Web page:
Have We Gone Too Far With Online Petitions Against TV Shows?There’s no denying the power of an online petition. In 2012, over 750,000 people started petitions on Change.org, over 25 million people signed their names and there were thousands of success stories across the globe. If you have a cause or a complaint anyone with Internet access can start an online protest, and after enough electronic signatures, you may even get a media response or actually see, well, change.

One of the biggest success stories last year was the petition that lead to the arrest of George Zimmerman, the man accused of shooting and killing 17-year-old Trayvon Martin. But currently, there seems to be a new trend in activism that centers around scripted and reality television shows. There’s been a shift from online petitions that focus on equality and global change to “save my favorite TV show” or “take that show off the air.”

Now, the fight against the airing of Oxygen’s forthcoming show All My Babies’ Mamas was understandable. From the 13-minute trailer, it was apparent that the show would be dysfunctional, stereotypical and an exploit of the children and women involved. Over 37,000 signatures eventually lead to the show’s cancellation.

However, while there’s a national debate about gun control and an uproar about police brutality in our country, should we really focus our sense of activism on protesting shows like Keeping up with the Kardashians, Love and Hip Hop and/or the Basketball Wives franchise? Are we turning a blind eye from the most important issues in our country to focus on something as minuscule as a TV show?

Most recently, a group of Howard University students started a petition to end Bravo’s upcoming series Married to Medicine. They claim the reality series will leave the stain of unprofessionalism and cattiness on the image of Black female doctors for years to come. And while they may have a valid opinion, the show has yet to even air. Why are we jumping on trailers? At least give the show and it’s producers a chance to air their work and tell their stories. From there, if you don’t like the show then stop tuning in — it’s that simple.

The African-American community has had a culture of activism since the days before the civil rights movement. While there’s nothing wrong with protesting for entertainment with more value, we should also use our energy to combat causes that will bring justice, equality, employment and educational opportunities to everyone.

Moving forward, let’s stand up for all of the issues that our important in our community. Our activism and right to protest should go beyond the 30 minute-to-hour-long fictitious shows that pop up on our television or computer screens.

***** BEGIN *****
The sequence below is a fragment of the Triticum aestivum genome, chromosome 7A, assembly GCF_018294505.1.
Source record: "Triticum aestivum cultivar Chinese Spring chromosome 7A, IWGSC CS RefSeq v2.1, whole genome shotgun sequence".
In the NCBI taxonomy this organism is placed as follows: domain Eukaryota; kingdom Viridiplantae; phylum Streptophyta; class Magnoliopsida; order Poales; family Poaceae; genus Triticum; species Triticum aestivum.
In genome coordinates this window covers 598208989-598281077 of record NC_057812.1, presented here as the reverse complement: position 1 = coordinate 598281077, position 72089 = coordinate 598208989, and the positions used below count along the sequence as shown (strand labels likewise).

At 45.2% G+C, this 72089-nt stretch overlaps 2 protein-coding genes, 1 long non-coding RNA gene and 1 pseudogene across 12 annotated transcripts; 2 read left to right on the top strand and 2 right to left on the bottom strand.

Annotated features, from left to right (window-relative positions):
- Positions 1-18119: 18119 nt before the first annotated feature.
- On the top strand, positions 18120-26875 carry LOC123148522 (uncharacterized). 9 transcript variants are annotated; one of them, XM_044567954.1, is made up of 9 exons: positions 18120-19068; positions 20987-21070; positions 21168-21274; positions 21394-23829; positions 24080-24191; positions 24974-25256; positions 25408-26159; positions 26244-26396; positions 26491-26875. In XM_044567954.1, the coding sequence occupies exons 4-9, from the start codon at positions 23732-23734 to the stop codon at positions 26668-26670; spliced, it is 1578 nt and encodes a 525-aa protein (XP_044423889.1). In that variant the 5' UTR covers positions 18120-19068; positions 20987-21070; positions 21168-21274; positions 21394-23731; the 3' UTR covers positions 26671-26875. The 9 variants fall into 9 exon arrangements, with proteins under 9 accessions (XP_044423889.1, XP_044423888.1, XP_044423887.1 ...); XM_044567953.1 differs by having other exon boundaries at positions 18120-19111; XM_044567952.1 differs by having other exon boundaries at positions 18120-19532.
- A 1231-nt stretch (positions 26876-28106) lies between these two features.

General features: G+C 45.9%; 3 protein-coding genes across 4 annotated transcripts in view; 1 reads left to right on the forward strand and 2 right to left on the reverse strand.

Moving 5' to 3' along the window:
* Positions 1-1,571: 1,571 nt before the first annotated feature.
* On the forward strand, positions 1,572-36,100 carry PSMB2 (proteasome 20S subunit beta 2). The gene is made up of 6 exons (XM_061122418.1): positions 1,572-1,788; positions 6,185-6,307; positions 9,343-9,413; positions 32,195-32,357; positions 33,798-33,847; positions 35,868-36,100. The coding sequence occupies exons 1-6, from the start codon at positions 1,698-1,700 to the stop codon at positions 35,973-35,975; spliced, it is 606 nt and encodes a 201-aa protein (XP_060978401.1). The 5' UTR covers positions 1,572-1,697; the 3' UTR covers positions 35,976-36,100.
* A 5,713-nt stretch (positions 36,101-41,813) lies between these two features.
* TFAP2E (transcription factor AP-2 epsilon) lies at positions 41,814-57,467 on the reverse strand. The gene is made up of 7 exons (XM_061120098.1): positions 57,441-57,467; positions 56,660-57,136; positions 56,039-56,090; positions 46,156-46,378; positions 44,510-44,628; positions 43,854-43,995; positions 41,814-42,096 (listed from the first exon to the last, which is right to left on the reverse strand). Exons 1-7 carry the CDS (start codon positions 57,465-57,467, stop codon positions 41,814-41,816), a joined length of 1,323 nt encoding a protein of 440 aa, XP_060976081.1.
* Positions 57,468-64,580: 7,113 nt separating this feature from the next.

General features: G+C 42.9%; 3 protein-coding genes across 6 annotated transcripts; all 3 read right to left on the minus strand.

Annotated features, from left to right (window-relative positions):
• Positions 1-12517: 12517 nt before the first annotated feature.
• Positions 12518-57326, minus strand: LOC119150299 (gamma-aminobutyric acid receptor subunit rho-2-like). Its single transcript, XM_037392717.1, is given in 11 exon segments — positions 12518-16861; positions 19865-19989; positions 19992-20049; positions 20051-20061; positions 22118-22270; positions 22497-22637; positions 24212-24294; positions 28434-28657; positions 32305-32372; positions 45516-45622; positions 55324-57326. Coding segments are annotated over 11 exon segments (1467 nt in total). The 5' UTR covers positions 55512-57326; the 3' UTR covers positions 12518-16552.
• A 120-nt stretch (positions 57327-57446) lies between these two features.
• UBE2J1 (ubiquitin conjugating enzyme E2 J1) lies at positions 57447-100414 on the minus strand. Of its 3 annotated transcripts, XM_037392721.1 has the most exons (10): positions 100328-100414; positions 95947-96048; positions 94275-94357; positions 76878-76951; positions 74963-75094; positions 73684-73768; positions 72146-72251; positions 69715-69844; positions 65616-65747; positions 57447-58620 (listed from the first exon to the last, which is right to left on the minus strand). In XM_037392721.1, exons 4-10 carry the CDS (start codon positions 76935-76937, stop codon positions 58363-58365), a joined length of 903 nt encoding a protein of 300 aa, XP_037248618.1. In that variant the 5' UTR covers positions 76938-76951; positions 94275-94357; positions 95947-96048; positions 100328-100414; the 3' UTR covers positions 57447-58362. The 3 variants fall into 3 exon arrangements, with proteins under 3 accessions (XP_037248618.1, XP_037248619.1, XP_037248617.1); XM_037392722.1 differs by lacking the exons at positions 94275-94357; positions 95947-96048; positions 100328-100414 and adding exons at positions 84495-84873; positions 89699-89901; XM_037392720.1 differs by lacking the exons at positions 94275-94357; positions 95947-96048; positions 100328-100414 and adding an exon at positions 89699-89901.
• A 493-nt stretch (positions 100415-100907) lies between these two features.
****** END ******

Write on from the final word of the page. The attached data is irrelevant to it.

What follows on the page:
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38 Comments

  1. Nnaattaayy

    Wow, “Married to Medicine” is not some miniscule reality show. It is a negative portrayal of black, professional women that can have lasting effects on those of us who hope to become a doctor. Competition to gain entrance into medical schools is fierce, and many qualified applicants are denied. What will medical school admissions think when they watch this on the air? you think they will give us the benefit of the doubt (lol)? I think they will conclude that we will all just act like them.
    I’m a pre med student in college and the path to medicine is long, (8+ years) and expensive (massive student debt). But it’s definitely worth it. That show would ruin every black female physician’s hard work in just one ep. Please don’t minimize the media and their portrayal of black people. I implore everyone to help and sign the petition. We gave that show a chance when they released the trailer and it will be garbage just like it advertises.

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  2. These petitions CAN be used for good! They CAN be the starting force that drives big changes!

    Read the Wisconsin Gazette’s article about the impact these online petitions can have on the world here:
    http://www.wisconsingazette.com/national-gaze/the-petition-crazebreakprogressive-click-tivism-spreads-virally-on-the-web.html

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